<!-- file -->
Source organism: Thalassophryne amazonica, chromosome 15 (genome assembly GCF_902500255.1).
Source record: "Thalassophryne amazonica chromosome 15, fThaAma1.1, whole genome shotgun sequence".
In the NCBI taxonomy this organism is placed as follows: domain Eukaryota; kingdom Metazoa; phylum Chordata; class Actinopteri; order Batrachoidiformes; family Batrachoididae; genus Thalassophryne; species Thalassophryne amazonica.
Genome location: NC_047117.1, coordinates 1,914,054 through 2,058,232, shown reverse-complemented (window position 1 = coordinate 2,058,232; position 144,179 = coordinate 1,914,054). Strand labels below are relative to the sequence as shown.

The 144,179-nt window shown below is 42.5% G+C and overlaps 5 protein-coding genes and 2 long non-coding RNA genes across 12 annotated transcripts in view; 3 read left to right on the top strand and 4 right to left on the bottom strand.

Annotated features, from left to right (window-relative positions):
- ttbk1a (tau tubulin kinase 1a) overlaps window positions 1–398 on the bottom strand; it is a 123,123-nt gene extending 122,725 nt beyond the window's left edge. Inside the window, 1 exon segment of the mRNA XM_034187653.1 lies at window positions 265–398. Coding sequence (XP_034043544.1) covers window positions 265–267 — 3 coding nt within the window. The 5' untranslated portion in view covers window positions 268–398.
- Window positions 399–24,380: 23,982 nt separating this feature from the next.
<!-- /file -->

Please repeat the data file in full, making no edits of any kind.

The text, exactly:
Source organism: Thalassophryne amazonica, chromosome 15 (genome assembly GCF_902500255.1).
Source record: "Thalassophryne amazonica chromosome 15, fThaAma1.1, whole genome shotgun sequence".
In the NCBI taxonomy this organism is placed as follows: domain Eukaryota; kingdom Metazoa; phylum Chordata; class Actinopteri; order Batrachoidiformes; family Batrachoididae; genus Thalassophryne; species Thalassophryne amazonica.
Genome location: NC_047117.1, coordinates 1,914,054 through 2,058,232, shown reverse-complemented (window position 1 = coordinate 2,058,232; position 144,179 = coordinate 1,914,054). Strand labels below are relative to the sequence as shown.

The 144,179-nt window shown below is 42.5% G+C and overlaps 5 protein-coding genes and 2 long non-coding RNA genes across 12 annotated transcripts in view; 3 read left to right on the top strand and 4 right to left on the bottom strand.

Annotated features, from left to right (window-relative positions):
- ttbk1a (tau tubulin kinase 1a) overlaps window positions 1–398 on the bottom strand; it is a 123,123-nt gene extending 122,725 nt beyond the window's left edge. Inside the window, 1 exon segment of the mRNA XM_034187653.1 lies at window positions 265–398. Coding sequence (XP_034043544.1) covers window positions 265–267 — 3 coding nt within the window. The 5' untranslated portion in view covers window positions 268–398.
- Window positions 399–24,380: 23,982 nt separating this feature from the next.